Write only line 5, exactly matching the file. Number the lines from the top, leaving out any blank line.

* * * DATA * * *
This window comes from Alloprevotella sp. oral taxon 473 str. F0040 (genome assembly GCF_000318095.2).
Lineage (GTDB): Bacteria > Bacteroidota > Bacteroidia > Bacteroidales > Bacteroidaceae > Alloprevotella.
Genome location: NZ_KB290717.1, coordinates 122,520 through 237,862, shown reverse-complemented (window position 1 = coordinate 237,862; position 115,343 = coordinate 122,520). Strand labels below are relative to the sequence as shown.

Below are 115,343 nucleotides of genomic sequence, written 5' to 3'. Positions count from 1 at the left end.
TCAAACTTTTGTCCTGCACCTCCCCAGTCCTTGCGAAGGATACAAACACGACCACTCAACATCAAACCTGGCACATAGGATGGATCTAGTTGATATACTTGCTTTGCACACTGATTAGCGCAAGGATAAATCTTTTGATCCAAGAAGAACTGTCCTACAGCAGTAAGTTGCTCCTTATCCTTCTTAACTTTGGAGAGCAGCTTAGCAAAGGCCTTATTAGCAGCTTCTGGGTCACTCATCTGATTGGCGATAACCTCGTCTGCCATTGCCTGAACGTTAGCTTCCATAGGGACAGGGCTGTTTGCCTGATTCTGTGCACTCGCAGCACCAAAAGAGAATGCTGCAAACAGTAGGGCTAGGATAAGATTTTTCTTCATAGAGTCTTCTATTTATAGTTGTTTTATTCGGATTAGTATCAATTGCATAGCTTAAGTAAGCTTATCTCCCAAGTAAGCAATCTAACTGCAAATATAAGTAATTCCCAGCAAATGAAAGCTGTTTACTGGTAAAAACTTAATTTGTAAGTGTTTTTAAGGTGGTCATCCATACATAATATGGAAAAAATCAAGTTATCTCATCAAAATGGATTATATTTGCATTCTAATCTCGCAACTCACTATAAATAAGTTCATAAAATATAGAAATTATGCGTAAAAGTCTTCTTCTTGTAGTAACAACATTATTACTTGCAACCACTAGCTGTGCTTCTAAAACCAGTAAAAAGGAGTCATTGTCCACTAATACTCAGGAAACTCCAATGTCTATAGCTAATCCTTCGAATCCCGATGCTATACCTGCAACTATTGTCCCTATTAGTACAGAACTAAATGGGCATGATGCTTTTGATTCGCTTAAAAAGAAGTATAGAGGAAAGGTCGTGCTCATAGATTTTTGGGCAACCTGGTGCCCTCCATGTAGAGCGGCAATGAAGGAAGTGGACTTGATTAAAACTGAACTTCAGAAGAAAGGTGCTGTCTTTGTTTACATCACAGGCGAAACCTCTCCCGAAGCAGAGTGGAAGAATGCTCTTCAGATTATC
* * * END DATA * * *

TCAAACTTTTGTCCTGCACCTCCCCAGTCCTTGCGAAGGATACAAACACGACCACTCAACATCAAACCTGGCACATAGGATGGATCTAGTTGATATACTTGCTTTGCACACTGATTAGCGCAAGGATAAATCTTTTGATCCAAGAAGAACTGTCCTACAGCAGTAAGTTGCTCCTTATCCTTCTTAACTTTGGAGAGCAGCTTAGCAAAGGCCTTATTAGCAGCTTCTGGGTCACTCATCTGATTGGCGATAACCTCGTCTGCCATTGCCTGAACGTTAGCTTCCATAGGGACAGGGCTGTTTGCCTGATTCTGTGCACTCGCAGCACCAAAAGAGAATGCTGCAAACAGTAGGGCTAGGATAAGATTTTTCTTCATAGAGTCTTCTATTTATAGTTGTTTTATTCGGATTAGTATCAATTGCATAGCTTAAGTAAGCTTATCTCCCAAGTAAGCAATCTAACTGCAAATATAAGTAATTCCCAGCAAATGAAAGCTGTTTACTGGTAAAAACTTAATTTGTAAGTGTTTTTAAGGTGGTCATCCATACATAATATGGAAAAAATCAAGTTATCTCATCAAAATGGATTATATTTGCATTCTAATCTCGCAACTCACTATAAATAAGTTCATAAAATATAGAAATTATGCGTAAAAGTCTTCTTCTTGTAGTAACAACATTATTACTTGCAACCACTAGCTGTGCTTCTAAAACCAGTAAAAAGGAGTCATTGTCCACTAATACTCAGGAAACTCCAATGTCTATAGCTAATCCTTCGAATCCCGATGCTATACCTGCAACTATTGTCCCTATTAGTACAGAACTAAATGGGCATGATGCTTTTGATTCGCTTAAAAAGAAGTATAGAGGAAAGGTCGTGCTCATAGATTTTTGGGCAACCTGGTGCCCTCCATGTAGAGCGGCAATGAAGGAAGTGGACTTGATTAAAACTGAACTTCAGAAGAAAGGTGCTGTCTTTGTTTACATCACAGGCGAAACCTCTCCCGAAGCAGAGTGGAAGAATGCTCTTCAGATTATC